A Split Decision

This topical drama casts Scotland and England in the roles of bickering husband and wife, mediated by a third party functioning as both marriage therapist and collective child of Britain. While the analogy of the union as a marriage on the rocks is far from an original one, the dialogue is sparky and fast-paced with touches of sly wit. I loved the idea of Caledonia using his Norwegian friend Sven as an emotional crutch in anticipation of his divorce. On the other hand, Britannia’s appreciation of Caledonia for his whisky and shortbread is symbolically weak – a little more creativity wouldn’t go amiss here.

The show seems unsure whether it wants to be deft, if talky, referendum satire, or a pantomime with all the sophistication of shortbread dunked in a mug of tea.

Neither marital party comes off well in the piece. Husband Caledonia is a potty mouthed, tartan clad, booze-guzzling waster devoted only to his pub, his chips and the football. Wee wifey Britannia is an iron faced matriarch with a bust like the prow of a Tory blue warship, her voice ringing with perfectly enunciated condescension. The sympathetic, naturalistically portrayed therapist jars against the bombastic exuberance of the couple. The result is laughably unsubtle, the couple reduced to the most unflattering of national stereotypes; a more nuanced approach to both characters would better suit the ultimately earnest intentions of the play.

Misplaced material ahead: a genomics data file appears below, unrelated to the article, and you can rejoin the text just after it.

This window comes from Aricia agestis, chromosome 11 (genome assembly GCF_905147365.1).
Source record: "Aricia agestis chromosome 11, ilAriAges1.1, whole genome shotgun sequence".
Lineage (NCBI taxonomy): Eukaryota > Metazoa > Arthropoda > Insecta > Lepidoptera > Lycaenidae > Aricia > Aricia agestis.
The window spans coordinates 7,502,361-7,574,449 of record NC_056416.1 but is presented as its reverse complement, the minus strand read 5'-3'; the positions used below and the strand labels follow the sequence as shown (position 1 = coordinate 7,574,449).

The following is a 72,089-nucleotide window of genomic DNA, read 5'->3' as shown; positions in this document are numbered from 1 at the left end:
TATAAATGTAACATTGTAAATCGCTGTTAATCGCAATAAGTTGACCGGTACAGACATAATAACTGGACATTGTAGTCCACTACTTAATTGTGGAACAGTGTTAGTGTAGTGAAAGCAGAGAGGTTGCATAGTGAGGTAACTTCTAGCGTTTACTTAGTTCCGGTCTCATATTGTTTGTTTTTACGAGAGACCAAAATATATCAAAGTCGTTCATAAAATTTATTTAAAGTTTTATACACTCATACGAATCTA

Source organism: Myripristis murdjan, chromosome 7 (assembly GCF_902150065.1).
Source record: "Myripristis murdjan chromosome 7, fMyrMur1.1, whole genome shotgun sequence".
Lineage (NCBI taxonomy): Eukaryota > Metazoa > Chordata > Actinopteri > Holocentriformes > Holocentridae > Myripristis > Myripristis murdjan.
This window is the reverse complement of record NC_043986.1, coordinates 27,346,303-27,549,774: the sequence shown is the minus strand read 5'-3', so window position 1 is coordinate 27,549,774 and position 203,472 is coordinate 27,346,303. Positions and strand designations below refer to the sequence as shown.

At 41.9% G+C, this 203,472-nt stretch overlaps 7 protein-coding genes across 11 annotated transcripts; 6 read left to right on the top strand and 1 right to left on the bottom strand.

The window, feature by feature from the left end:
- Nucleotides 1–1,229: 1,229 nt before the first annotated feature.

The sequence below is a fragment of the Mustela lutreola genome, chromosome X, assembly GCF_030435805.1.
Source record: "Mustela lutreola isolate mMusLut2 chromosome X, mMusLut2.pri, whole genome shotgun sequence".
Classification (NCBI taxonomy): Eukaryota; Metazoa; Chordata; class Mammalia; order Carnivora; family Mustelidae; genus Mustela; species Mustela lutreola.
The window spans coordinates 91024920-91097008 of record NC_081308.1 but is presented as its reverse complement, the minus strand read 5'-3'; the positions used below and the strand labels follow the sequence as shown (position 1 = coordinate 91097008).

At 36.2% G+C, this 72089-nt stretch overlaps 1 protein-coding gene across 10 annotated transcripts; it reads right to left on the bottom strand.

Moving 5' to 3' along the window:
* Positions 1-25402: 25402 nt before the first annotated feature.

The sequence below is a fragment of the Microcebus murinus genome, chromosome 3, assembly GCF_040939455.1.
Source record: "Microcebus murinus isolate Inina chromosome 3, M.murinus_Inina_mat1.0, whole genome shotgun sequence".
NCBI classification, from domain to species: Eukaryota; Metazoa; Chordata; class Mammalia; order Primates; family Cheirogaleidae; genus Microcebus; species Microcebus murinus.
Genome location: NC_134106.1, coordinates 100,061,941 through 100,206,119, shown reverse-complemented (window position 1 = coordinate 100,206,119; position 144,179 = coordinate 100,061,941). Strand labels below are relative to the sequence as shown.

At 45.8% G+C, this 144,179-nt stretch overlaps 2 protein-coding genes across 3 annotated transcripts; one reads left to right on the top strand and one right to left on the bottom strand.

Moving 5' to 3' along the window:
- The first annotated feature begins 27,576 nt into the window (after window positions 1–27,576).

The show seems unsure whether it wants to be deft, if talky, referendum satire, or a pantomime with all the sophistication of shortbread dunked in a mug of tea. The premise and script have some promise, so it’s a shame that the result is one of confusion rather than illumination.

Reviews by Laura Francis

theSpace on Niddry St

The Bastard Queen

Traverse Theatre


The Assembly Rooms

A Split Decision

Pleasance Courtyard

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The Blurb

An established marriage on the verge of divorce, but could seeking some professional intervention bring resolve for either party? Inspired by Marriage Guidance by Stanley Odd and written in verse, McAllister's new satirical comedy examines a dysfunctional relationship facing a vital decision that will change both their future forever. Praise for Hindsight by Keir McAllister, Fringe 2013. 'I for one, could not take my eyes off the stage' **** (Edinburgh Festivals Magazine). 'the script is well written ... plenty of twists and turns, as well as comedy to keep the audience on its toes' **** (One4Review.co.uk).

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